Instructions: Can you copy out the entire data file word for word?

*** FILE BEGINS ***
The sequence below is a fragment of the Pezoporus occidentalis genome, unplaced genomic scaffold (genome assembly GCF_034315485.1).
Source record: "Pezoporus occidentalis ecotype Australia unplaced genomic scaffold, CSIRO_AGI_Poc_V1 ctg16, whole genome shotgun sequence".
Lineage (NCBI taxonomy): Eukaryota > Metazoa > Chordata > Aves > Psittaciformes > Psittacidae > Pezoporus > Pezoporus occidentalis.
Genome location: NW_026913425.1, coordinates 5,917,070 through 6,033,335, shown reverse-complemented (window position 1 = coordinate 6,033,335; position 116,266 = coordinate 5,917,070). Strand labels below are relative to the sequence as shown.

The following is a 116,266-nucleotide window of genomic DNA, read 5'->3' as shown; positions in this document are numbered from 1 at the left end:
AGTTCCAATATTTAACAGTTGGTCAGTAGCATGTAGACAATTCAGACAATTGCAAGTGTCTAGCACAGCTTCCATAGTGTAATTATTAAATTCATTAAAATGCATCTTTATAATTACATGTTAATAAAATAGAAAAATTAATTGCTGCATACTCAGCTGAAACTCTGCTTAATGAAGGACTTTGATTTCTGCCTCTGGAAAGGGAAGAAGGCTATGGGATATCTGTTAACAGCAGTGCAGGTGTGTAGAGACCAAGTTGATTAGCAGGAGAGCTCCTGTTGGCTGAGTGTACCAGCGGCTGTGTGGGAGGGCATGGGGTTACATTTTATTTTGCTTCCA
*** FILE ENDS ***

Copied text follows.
The sequence below is a fragment of the Pezoporus occidentalis genome, unplaced genomic scaffold (genome assembly GCF_034315485.1).
Source record: "Pezoporus occidentalis ecotype Australia unplaced genomic scaffold, CSIRO_AGI_Poc_V1 ctg16, whole genome shotgun sequence".
Lineage (NCBI taxonomy): Eukaryota > Metazoa > Chordata > Aves > Psittaciformes > Psittacidae > Pezoporus > Pezoporus occidentalis.
Genome location: NW_026913425.1, coordinates 5,917,070 through 6,033,335, shown reverse-complemented (window position 1 = coordinate 6,033,335; position 116,266 = coordinate 5,917,070). Strand labels below are relative to the sequence as shown.

The following is a 116,266-nucleotide window of genomic DNA, read 5'->3' as shown; positions in this document are numbered from 1 at the left end:
AGTTCCAATATTTAACAGTTGGTCAGTAGCATGTAGACAATTCAGACAATTGCAAGTGTCTAGCACAGCTTCCATAGTGTAATTATTAAATTCATTAAAATGCATCTTTATAATTACATGTTAATAAAATAGAAAAATTAATTGCTGCATACTCAGCTGAAACTCTGCTTAATGAAGGACTTTGATTTCTGCCTCTGGAAAGGGAAGAAGGCTATGGGATATCTGTTAACAGCAGTGCAGGTGTGTAGAGACCAAGTTGATTAGCAGGAGAGCTCCTGTTGGCTGAGTGTACCAGCGGCTGTGTGGGAGGGCATGGGGTTACATTTTATTTTGCTTCCA